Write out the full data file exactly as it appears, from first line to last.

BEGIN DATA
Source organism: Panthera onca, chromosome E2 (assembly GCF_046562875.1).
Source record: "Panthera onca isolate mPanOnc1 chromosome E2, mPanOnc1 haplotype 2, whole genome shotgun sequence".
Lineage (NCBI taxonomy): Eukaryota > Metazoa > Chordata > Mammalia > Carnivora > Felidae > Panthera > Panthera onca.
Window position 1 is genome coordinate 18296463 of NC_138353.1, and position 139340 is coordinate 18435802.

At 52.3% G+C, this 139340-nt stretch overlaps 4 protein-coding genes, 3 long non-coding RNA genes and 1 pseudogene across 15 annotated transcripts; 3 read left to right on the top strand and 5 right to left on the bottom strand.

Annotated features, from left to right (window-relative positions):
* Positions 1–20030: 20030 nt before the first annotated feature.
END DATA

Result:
Source organism: Panthera onca, chromosome E2 (assembly GCF_046562875.1).
Source record: "Panthera onca isolate mPanOnc1 chromosome E2, mPanOnc1 haplotype 2, whole genome shotgun sequence".
Lineage (NCBI taxonomy): Eukaryota > Metazoa > Chordata > Mammalia > Carnivora > Felidae > Panthera > Panthera onca.
Window position 1 is genome coordinate 18296463 of NC_138353.1, and position 139340 is coordinate 18435802.

At 52.3% G+C, this 139340-nt stretch overlaps 4 protein-coding genes, 3 long non-coding RNA genes and 1 pseudogene across 15 annotated transcripts; 3 read left to right on the top strand and 5 right to left on the bottom strand.

Annotated features, from left to right (window-relative positions):
* Positions 1–20030: 20030 nt before the first annotated feature.